Grégoire is in the second year of a master’s degree in engineering at a Parisian grande école. He does not want to be in my class. He rolls his eyes when I announce the next task and returns his gaze to his laptop. He rarely participates in class activities or group discussion.
Grégoire and I would both be happy if he were somewhere else entirely. He is in his twenties, and if he would prefer to just try his luck in the final exam, it seems to me that he is old enough to take that decision. He has already told me that he feels the class will be of no use to him in his future career as a software engineer.
Yet institutional rules state that he must attend to avoid failing the compulsory language module. In the various Parisian universities and fee-paying grandes écoles where I teach English, students automatically fail if they have more than three unjustified absences in a semester. As a result, about half of the 20 or 30 students who attend each class seem deeply uninterested.
A mathematician I taught last year had spent time working in the US and thus spoke English almost flawlessly. Yet, as is often the case on university language courses, he was placed in a group whose abilities were far from homogeneous, so my teaching was necessarily pitched at a level that was pointlessly low for him. Nonetheless, “presence and participation” formed a quarter of his final grade for the class.
I totally agree with Bruce Macfarlane that such infantilising of students is both counterproductive and misdirected (“Should student attendance in classes be compulsory?”, News, 20 October 2016). “Question them,” said my boss at one of the top five grandes écoles. “If a student was absent the previous week, ask why in the next class.” But the entrance exam to these institutions is highly competitive. The students are clearly self-motivated. Why should they be forced to explain their absences? If these adults were treated as such and allowed to choose whether to attend, I would have a core group of enthusiastic students and could properly adapt my teaching to their needs and interests.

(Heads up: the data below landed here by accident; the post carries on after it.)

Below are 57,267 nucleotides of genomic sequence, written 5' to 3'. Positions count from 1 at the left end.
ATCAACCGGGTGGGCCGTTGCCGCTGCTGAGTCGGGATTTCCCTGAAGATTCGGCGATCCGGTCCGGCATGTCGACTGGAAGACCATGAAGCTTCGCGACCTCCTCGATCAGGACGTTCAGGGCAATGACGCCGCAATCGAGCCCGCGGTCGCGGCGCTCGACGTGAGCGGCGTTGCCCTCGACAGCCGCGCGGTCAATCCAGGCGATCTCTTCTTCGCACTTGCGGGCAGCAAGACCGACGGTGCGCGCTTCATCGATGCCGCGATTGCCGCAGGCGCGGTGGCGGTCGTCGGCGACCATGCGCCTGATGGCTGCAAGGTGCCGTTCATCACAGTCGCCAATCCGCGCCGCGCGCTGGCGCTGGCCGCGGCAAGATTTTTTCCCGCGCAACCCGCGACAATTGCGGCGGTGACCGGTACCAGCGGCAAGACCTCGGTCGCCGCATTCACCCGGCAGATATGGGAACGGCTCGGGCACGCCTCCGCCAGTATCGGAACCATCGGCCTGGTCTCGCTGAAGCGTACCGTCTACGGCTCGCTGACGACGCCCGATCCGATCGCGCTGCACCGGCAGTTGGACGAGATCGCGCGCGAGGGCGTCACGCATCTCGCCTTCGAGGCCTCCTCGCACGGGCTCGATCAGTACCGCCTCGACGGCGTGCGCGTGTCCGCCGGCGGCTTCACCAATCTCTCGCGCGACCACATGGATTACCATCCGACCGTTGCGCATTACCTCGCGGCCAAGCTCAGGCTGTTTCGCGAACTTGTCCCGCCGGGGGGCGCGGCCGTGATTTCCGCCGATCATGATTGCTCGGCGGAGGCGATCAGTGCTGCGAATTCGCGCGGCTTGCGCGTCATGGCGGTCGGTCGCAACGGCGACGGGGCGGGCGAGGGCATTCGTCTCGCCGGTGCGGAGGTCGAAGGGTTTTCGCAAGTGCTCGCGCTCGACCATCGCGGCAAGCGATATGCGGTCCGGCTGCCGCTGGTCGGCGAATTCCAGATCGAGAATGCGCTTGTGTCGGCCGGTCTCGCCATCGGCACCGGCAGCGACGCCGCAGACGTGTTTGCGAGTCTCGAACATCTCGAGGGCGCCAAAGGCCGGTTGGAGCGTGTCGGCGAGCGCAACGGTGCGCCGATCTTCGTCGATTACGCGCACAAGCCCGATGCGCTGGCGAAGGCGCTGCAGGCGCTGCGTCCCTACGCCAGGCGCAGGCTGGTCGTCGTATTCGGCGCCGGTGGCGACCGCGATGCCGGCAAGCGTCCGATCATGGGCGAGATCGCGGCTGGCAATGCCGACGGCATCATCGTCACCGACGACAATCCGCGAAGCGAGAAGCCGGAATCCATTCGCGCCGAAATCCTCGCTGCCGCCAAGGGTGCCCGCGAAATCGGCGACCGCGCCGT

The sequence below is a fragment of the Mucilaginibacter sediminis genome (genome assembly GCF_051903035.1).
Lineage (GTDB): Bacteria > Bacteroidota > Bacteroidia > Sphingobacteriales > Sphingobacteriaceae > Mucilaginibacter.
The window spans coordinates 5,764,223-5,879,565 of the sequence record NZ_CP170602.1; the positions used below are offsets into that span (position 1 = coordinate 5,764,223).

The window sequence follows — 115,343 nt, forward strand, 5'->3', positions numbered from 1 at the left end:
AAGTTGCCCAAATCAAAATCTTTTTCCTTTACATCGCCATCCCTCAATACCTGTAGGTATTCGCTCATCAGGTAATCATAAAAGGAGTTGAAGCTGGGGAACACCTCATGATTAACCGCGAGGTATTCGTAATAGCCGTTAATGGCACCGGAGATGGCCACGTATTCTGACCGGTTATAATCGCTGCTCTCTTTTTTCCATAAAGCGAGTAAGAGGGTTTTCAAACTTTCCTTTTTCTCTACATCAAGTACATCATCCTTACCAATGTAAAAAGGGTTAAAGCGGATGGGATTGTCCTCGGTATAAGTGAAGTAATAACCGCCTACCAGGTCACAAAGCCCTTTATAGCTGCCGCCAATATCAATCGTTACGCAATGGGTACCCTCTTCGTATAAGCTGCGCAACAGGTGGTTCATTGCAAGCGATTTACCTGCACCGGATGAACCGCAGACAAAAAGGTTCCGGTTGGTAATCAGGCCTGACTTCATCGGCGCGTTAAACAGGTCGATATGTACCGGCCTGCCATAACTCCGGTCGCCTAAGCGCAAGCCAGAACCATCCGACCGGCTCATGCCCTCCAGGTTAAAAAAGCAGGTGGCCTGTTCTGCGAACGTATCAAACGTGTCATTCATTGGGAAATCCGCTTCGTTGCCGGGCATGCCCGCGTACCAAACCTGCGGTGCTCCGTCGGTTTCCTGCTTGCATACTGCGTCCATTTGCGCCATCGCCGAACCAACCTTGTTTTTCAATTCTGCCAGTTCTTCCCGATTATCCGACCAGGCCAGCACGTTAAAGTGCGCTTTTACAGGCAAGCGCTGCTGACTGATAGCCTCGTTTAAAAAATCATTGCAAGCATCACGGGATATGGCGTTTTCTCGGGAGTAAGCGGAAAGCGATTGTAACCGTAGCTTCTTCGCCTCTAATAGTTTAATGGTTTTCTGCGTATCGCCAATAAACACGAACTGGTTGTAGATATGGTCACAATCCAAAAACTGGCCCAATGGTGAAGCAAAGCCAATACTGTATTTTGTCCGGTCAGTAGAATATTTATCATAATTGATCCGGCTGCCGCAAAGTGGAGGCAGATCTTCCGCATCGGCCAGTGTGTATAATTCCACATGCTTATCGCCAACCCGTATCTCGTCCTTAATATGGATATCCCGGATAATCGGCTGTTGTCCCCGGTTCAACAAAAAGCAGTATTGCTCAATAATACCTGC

Part of the joy of teaching in higher – as opposed to secondary – education is that one is (in theory) teaching only those keen to learn. Yet instead I find myself wasting class time waiting for Myriam and Maxime to stop talking, or telling Cédric off yet again for being disruptive, spoiling it for those who do want to learn. Having to threaten a grown man that I’m going to move him away from his friend if he doesn’t stop giggling seems an odd way of dealing with highly intelligent students.
I have tried a range of different activities to pique my students’ interest. More recently, I have fallen back on a cocktail of sarcasm, shame – and sweets. But my students are not stupid. My saying “If you behave like a 12-year-old, I’ll treat you like a 12-year-old” is just as ridiculous as offering a sticky toffee for the highest score in a vocabulary quiz (although they always accept their prize). For a while I enforced a hard-and-fast “no screens in class” rule, but eventually decided I would rather they ignore me silently than nosily, by chatting with those sitting nearby.
Macfarlane is also right that it is ridiculous for any academic to be “so precious and sensitive” as to take it as an act of disrespect when a student does not turn up for their class. I do not take it personally if individuals don’t find my classes useful or engaging. What is dispiriting is being confronted every lesson with their blatant lack of interest.
Their reluctance to participate in small-group activities is frustrating. Their sighs of boredom when I hand out my carefully prepared resources are disheartening. I feel like I’m wading through treacle to reach the end of the lesson.
The author wishes to remain anonymous. None of the names used in this article are real.